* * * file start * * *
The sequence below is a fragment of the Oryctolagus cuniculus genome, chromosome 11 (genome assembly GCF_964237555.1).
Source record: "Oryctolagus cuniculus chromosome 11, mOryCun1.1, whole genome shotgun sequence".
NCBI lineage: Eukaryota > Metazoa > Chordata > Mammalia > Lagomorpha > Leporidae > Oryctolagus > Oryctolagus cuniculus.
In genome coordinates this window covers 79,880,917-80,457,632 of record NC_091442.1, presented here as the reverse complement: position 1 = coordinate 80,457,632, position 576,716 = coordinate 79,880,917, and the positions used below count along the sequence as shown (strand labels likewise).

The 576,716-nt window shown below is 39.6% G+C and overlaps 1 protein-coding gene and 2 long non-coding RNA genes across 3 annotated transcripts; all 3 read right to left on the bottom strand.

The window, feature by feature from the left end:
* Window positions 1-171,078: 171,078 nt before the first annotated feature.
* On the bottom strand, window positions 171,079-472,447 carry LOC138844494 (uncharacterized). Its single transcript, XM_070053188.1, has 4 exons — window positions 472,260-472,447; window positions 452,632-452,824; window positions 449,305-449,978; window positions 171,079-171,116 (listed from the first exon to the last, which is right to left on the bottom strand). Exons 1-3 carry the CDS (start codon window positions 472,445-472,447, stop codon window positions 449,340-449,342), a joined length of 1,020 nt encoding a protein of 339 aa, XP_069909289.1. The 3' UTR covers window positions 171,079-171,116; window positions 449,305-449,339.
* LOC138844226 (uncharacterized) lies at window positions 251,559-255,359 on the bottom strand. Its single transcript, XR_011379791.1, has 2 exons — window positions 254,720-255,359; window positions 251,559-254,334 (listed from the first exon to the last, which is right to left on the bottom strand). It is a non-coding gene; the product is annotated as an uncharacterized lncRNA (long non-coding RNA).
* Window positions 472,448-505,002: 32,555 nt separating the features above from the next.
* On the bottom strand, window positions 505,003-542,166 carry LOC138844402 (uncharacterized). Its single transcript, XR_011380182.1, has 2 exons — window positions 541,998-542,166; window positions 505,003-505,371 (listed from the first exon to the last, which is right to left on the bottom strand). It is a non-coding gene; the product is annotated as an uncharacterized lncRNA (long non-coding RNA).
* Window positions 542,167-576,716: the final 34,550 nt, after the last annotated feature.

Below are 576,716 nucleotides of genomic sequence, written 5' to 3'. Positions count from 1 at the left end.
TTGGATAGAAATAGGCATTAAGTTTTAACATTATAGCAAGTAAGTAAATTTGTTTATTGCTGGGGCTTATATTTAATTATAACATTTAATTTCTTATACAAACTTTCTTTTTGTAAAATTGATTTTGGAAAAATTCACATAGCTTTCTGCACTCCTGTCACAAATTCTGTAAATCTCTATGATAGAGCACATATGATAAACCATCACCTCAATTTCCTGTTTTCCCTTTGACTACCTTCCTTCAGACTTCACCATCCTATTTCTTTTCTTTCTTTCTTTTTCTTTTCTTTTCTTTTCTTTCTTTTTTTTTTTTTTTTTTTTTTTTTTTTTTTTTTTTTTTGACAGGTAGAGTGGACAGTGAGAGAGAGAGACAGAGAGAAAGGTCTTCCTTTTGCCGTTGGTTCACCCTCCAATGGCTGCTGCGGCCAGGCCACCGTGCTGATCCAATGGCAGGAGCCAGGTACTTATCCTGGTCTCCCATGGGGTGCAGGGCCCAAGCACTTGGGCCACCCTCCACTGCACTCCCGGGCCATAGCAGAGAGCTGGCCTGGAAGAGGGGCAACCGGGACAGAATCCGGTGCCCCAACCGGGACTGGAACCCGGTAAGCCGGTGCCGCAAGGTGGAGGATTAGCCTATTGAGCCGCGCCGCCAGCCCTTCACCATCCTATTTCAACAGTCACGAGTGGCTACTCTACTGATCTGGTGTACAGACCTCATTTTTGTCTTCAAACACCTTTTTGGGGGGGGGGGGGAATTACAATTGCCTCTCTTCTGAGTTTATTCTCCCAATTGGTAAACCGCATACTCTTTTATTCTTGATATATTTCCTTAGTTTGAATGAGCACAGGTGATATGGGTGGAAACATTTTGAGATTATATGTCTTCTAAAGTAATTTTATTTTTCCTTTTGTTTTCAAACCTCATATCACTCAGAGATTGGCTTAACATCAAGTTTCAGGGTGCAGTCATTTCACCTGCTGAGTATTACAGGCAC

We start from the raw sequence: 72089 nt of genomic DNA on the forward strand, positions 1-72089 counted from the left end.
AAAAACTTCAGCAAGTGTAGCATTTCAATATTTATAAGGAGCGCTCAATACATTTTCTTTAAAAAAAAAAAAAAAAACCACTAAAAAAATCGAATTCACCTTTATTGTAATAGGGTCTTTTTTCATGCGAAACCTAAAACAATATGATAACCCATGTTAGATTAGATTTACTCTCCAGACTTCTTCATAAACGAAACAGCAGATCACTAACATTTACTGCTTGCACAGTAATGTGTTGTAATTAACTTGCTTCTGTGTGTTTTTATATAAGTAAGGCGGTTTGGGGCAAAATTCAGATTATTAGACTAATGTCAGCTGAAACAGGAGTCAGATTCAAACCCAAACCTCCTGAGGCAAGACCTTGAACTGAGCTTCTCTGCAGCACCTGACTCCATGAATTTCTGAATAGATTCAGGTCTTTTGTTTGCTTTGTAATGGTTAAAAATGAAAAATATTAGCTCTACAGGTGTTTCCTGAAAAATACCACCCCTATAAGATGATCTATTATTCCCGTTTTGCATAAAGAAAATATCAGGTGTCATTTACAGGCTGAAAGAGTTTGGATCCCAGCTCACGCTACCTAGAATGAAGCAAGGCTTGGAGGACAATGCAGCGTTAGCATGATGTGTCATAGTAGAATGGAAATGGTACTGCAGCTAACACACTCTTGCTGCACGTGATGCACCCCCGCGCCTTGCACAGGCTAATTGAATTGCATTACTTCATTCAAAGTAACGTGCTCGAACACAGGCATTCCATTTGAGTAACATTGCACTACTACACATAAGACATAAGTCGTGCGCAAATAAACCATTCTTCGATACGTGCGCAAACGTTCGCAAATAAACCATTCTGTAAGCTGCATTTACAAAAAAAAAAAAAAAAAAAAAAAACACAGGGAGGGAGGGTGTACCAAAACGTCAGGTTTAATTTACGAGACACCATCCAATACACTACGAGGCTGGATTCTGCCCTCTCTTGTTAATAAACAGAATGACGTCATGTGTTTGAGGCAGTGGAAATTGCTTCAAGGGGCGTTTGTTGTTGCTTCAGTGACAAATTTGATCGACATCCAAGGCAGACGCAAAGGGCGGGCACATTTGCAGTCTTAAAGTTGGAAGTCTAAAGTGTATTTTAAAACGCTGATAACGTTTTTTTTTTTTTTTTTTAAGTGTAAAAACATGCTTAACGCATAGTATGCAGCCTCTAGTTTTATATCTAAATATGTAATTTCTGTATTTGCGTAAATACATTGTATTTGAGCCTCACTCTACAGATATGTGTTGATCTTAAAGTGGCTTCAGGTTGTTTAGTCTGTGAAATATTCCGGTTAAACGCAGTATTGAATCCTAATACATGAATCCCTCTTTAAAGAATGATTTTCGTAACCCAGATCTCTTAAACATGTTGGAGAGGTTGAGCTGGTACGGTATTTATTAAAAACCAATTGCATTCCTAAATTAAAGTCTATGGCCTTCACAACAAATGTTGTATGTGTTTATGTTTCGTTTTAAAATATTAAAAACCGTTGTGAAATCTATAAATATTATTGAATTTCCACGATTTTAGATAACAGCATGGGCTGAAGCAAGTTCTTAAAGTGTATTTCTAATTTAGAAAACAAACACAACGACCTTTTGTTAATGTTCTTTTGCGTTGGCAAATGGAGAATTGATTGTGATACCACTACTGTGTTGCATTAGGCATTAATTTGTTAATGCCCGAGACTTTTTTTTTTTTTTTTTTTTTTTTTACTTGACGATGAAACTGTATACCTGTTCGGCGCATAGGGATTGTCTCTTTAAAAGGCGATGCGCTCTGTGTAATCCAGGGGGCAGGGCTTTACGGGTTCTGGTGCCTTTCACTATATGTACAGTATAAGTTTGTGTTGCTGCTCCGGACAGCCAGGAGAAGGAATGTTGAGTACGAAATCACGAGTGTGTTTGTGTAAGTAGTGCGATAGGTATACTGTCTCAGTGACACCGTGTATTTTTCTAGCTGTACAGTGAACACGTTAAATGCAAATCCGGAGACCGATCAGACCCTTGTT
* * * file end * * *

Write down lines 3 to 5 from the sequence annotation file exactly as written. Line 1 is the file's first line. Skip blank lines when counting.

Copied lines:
NCBI lineage: Eukaryota > Metazoa > Chordata > Mammalia > Lagomorpha > Leporidae > Oryctolagus > Oryctolagus cuniculus.
In genome coordinates this window covers 79,880,917-80,457,632 of record NC_091442.1, presented here as the reverse complement: position 1 = coordinate 80,457,632, position 576,716 = coordinate 79,880,917, and the positions used below count along the sequence as shown (strand labels likewise).

The 576,716-nt window shown below is 39.6% G+C and overlaps 1 protein-coding gene and 2 long non-coding RNA genes across 3 annotated transcripts; all 3 read right to left on the bottom strand.